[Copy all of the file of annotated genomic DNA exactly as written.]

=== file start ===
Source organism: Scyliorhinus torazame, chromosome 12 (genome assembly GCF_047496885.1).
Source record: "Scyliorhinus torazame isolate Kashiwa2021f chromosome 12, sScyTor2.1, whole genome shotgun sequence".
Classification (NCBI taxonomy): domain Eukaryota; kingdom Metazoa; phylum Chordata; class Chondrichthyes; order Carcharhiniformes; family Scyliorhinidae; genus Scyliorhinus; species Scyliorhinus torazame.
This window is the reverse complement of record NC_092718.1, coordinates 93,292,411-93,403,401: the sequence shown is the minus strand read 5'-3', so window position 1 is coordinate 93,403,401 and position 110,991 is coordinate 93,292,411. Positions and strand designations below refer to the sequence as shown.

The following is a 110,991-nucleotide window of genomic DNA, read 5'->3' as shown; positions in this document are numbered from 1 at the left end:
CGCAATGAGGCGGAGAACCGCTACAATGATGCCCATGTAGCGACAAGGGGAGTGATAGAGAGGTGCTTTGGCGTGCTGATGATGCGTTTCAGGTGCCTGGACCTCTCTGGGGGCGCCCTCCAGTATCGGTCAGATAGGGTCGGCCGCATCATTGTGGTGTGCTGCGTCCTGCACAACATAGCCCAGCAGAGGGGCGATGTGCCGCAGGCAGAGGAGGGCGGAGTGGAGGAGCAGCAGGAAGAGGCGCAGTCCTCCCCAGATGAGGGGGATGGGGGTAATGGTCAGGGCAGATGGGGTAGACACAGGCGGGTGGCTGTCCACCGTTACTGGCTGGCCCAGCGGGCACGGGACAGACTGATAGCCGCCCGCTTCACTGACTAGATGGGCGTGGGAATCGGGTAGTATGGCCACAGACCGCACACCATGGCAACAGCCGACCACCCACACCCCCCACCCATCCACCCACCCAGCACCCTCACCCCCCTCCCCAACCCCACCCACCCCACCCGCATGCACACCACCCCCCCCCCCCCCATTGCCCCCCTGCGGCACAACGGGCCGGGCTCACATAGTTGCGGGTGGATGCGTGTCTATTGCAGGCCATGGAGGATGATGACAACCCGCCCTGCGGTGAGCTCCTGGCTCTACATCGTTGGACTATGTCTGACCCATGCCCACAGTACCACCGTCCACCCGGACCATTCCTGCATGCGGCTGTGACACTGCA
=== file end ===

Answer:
Source organism: Scyliorhinus torazame, chromosome 12 (genome assembly GCF_047496885.1).
Source record: "Scyliorhinus torazame isolate Kashiwa2021f chromosome 12, sScyTor2.1, whole genome shotgun sequence".
Classification (NCBI taxonomy): domain Eukaryota; kingdom Metazoa; phylum Chordata; class Chondrichthyes; order Carcharhiniformes; family Scyliorhinidae; genus Scyliorhinus; species Scyliorhinus torazame.
This window is the reverse complement of record NC_092718.1, coordinates 93,292,411-93,403,401: the sequence shown is the minus strand read 5'-3', so window position 1 is coordinate 93,403,401 and position 110,991 is coordinate 93,292,411. Positions and strand designations below refer to the sequence as shown.

The following is a 110,991-nucleotide window of genomic DNA, read 5'->3' as shown; positions in this document are numbered from 1 at the left end:
CGCAATGAGGCGGAGAACCGCTACAATGATGCCCATGTAGCGACAAGGGGAGTGATAGAGAGGTGCTTTGGCGTGCTGATGATGCGTTTCAGGTGCCTGGACCTCTCTGGGGGCGCCCTCCAGTATCGGTCAGATAGGGTCGGCCGCATCATTGTGGTGTGCTGCGTCCTGCACAACATAGCCCAGCAGAGGGGCGATGTGCCGCAGGCAGAGGAGGGCGGAGTGGAGGAGCAGCAGGAAGAGGCGCAGTCCTCCCCAGATGAGGGGGATGGGGGTAATGGTCAGGGCAGATGGGGTAGACACAGGCGGGTGGCTGTCCACCGTTACTGGCTGGCCCAGCGGGCACGGGACAGACTGATAGCCGCCCGCTTCACTGACTAGATGGGCGTGGGAATCGGGTAGTATGGCCACAGACCGCACACCATGGCAACAGCCGACCACCCACACCCCCCACCCATCCACCCACCCAGCACCCTCACCCCCCTCCCCAACCCCACCCACCCCACCCGCATGCACACCACCCCCCCCCCCCCCATTGCCCCCCTGCGGCACAACGGGCCGGGCTCACATAGTTGCGGGTGGATGCGTGTCTATTGCAGGCCATGGAGGATGATGACAACCCGCCCTGCGGTGAGCTCCTGGCTCTACATCGTTGGACTATGTCTGACCCATGCCCACAGTACCACCGTCCACCCGGACCATTCCTGCATGCGGCTGTGACACTGCA